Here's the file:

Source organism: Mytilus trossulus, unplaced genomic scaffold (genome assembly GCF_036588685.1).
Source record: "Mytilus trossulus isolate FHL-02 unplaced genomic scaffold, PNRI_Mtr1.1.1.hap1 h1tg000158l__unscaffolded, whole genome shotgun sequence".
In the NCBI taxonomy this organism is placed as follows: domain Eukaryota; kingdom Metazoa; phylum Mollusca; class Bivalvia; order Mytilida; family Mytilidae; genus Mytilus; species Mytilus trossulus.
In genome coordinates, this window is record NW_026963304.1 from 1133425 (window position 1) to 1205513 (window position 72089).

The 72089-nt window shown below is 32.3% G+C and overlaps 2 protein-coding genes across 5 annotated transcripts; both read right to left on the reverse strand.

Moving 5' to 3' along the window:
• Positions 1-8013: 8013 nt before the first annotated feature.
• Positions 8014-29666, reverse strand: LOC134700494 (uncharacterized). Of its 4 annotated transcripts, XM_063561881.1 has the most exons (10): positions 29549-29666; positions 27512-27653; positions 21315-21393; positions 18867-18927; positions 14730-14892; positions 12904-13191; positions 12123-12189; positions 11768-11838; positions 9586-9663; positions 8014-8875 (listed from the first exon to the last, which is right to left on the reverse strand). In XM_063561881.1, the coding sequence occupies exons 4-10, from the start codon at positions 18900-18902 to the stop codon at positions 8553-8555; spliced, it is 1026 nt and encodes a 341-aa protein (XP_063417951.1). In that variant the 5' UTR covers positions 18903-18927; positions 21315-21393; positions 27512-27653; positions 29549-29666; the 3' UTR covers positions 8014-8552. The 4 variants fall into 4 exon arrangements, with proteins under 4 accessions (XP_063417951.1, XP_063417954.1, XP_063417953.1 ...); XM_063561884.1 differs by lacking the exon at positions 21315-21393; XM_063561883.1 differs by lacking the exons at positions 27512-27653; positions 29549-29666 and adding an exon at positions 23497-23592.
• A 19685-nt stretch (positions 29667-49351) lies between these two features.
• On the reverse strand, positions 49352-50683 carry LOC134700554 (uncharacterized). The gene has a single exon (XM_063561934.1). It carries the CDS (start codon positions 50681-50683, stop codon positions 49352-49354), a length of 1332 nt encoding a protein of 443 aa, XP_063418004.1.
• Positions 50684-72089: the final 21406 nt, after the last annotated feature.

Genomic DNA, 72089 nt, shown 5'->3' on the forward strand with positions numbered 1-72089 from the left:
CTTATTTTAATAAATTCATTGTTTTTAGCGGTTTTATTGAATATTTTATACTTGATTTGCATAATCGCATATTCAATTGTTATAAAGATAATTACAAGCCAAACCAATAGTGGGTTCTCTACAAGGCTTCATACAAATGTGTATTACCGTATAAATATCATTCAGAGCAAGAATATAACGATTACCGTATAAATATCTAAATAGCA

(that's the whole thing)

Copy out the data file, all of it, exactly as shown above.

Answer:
Source organism: Mytilus trossulus, unplaced genomic scaffold (genome assembly GCF_036588685.1).
Source record: "Mytilus trossulus isolate FHL-02 unplaced genomic scaffold, PNRI_Mtr1.1.1.hap1 h1tg000158l__unscaffolded, whole genome shotgun sequence".
In the NCBI taxonomy this organism is placed as follows: domain Eukaryota; kingdom Metazoa; phylum Mollusca; class Bivalvia; order Mytilida; family Mytilidae; genus Mytilus; species Mytilus trossulus.
In genome coordinates, this window is record NW_026963304.1 from 1133425 (window position 1) to 1205513 (window position 72089).

The 72089-nt window shown below is 32.3% G+C and overlaps 2 protein-coding genes across 5 annotated transcripts; both read right to left on the reverse strand.

Moving 5' to 3' along the window:
• Positions 1-8013: 8013 nt before the first annotated feature.
• Positions 8014-29666, reverse strand: LOC134700494 (uncharacterized). Of its 4 annotated transcripts, XM_063561881.1 has the most exons (10): positions 29549-29666; positions 27512-27653; positions 21315-21393; positions 18867-18927; positions 14730-14892; positions 12904-13191; positions 12123-12189; positions 11768-11838; positions 9586-9663; positions 8014-8875 (listed from the first exon to the last, which is right to left on the reverse strand). In XM_063561881.1, the coding sequence occupies exons 4-10, from the start codon at positions 18900-18902 to the stop codon at positions 8553-8555; spliced, it is 1026 nt and encodes a 341-aa protein (XP_063417951.1). In that variant the 5' UTR covers positions 18903-18927; positions 21315-21393; positions 27512-27653; positions 29549-29666; the 3' UTR covers positions 8014-8552. The 4 variants fall into 4 exon arrangements, with proteins under 4 accessions (XP_063417951.1, XP_063417954.1, XP_063417953.1 ...); XM_063561884.1 differs by lacking the exon at positions 21315-21393; XM_063561883.1 differs by lacking the exons at positions 27512-27653; positions 29549-29666 and adding an exon at positions 23497-23592.
• A 19685-nt stretch (positions 29667-49351) lies between these two features.
• On the reverse strand, positions 49352-50683 carry LOC134700554 (uncharacterized). The gene has a single exon (XM_063561934.1). It carries the CDS (start codon positions 50681-50683, stop codon positions 49352-49354), a length of 1332 nt encoding a protein of 443 aa, XP_063418004.1.
• Positions 50684-72089: the final 21406 nt, after the last annotated feature.

Genomic DNA, 72089 nt, shown 5'->3' on the forward strand with positions numbered 1-72089 from the left:
CTTATTTTAATAAATTCATTGTTTTTAGCGGTTTTATTGAATATTTTATACTTGATTTGCATAATCGCATATTCAATTGTTATAAAGATAATTACAAGCCAAACCAATAGTGGGTTCTCTACAAGGCTTCATACAAATGTGTATTACCGTATAAATATCATTCAGAGCAAGAATATAACGATTACCGTATAAATATCTAAATAGCA